This set of stone steps replaced a worn bank that was prone to washing out in a good rain and becoming slippery and messy. And while not a formal entrance to the house, this is the main access for the family. When I build stone steps, I make sure that the rise and run is consistent throughout the staircase.
Stone Steps in Sloping Yard
I’m nearing completion on a stone steps, wall and patio project in downtown Asheville. Living in the mountains, there’s generally a slope in every yard. This patio required a small drystone retaining wall to create a flat enough area for this patio. Two big slabs of Tennessee sandstone are integrated into the wall, allowing easy access for the homeowner and guests coming from the backyard.
I built another short stack of stone steps at the back of the house, allowing access from the driveway to the deck and into the house. With big chunks of stone like this, I am able to get the proper rise and run, so that these steps walk comfortably, just like the steps in your house. Prior to installing these, there was a muddy slope to the deck stairs, and a ten inch step up. More pics coming soon of the flagstone area above the steps finished.
Saluda Stone Walkway Steps
I just completed a project in Saluda, North Carolina today. The home was built some time in the 70’s and the existing concrete steps were broken down and needed replacing. New stone walkways were in order as well. I built most of the new walkways over the existing sidewalks, dry laid on a pea gravel bed. The image above shows the new steps; the image below shows the area before we got started. Note the awkward spacing of the original steps; it was hard to hit your stride walking them.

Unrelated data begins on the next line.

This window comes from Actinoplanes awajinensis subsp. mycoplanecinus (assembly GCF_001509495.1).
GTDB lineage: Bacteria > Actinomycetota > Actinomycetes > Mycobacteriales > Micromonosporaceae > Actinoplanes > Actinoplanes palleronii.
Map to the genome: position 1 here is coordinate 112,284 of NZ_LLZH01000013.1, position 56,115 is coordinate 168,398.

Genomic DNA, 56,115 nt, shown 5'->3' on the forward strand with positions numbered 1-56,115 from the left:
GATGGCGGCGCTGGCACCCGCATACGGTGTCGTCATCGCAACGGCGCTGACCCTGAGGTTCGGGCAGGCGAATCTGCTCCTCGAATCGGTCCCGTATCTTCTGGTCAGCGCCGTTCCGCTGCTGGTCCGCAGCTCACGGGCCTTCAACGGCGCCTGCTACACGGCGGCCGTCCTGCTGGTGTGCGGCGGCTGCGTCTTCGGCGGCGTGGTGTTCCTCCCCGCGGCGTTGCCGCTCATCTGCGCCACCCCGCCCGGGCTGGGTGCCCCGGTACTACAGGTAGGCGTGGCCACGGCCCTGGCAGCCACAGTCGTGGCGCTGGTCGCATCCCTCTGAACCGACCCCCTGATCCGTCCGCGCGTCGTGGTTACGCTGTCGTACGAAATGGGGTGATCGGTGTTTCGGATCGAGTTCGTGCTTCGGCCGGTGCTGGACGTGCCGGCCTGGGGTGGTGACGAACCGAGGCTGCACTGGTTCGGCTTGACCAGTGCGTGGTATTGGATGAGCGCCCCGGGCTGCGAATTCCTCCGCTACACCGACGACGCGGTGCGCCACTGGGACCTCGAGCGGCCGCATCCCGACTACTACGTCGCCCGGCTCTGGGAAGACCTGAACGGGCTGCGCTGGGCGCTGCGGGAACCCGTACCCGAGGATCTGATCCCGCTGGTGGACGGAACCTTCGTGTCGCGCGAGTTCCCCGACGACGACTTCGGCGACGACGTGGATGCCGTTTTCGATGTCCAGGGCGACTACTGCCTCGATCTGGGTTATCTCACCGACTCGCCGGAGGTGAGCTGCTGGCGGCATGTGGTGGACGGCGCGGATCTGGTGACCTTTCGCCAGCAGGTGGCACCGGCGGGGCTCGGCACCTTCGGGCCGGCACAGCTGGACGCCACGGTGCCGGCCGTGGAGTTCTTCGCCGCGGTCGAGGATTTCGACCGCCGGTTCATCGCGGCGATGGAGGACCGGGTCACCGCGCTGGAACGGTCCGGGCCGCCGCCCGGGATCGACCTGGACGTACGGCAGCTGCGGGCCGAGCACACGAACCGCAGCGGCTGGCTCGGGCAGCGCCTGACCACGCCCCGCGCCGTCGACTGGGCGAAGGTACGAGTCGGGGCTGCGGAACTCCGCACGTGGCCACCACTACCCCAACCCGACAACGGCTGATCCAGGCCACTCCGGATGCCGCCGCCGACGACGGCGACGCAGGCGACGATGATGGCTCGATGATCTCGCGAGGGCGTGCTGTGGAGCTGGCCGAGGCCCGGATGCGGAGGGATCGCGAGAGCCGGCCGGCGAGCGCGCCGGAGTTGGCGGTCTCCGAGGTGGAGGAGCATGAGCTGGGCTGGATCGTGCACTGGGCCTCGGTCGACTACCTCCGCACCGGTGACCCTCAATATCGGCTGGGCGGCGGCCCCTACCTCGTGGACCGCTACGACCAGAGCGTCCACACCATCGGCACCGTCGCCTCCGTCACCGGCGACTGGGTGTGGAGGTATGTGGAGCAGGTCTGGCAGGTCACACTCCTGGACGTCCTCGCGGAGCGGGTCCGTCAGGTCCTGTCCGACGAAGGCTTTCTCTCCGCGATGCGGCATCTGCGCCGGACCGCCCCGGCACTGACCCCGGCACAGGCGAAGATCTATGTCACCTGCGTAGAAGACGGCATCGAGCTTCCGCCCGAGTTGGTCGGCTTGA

The brick pathways wrap around the house, from the formal front entrance (shown above) to the opposite side of the house, which receives most of the traffic.
This short stretch of concrete was poured recently and broke up quite easily under the jackhammer assault. Most of the sidewalks were poured when the house was built and were a pain to break up. They crumbled into dust and would absorb the jackhammer’s impact. It didn’t help that they were up to nine inches thick.
The renovations on the Mayflower House are almost complete. I went back there last week to detail the pathway, cleaning it up and-at long last- installing pebbles in all the openings. The pebbles really completed the piece. This is a detail of the path as it curves from the driveway to the long section that runs along the face of the house.
The path begins at the driveway, with these two steps. It was a real challenge to shoehorn these slabs into the space between the house and dilapidated retaining wall. The steps are almost five feet across and over 500 pounds each.
There’s one pebble opening inside the house, in the center of the entry landing. Originally the idea was to epoxy those pebbles in place, but for now, they are loose as well. I imagine someone coming to visit and walking the length of the pathway and becoming curious about the pebbles. Once inside the house, that’s when the bend over and pick one up and fully explore the little stones, feeling their weight and texture, discovering the fossil and other treasures hidden in the opening. My camera doesn’t respond well to low light, so this blurry image is the best I have for now.
Please note the massive door and the placement of the hinge. The door and the pathway work together to blend the interior and exterior spaces.
The Western Carolina Home Show takes place next weekend at the Civic Center here in Asheville. This will be Hammerhead Stoneworks second year representing. I spent the entire weekend (and will spend much of the coming week) making ready. This year I’m showing off flatwork. The following images show some of the work thus far.
I’m very enamored of pebbles right now. This is a detail from the step that will welcome people into my booth space.
The whole step, 2′ by 4′.
About sixteen square feet of rustic flagstone paving using a locally quarried gneiss, called Hooper’s Creek.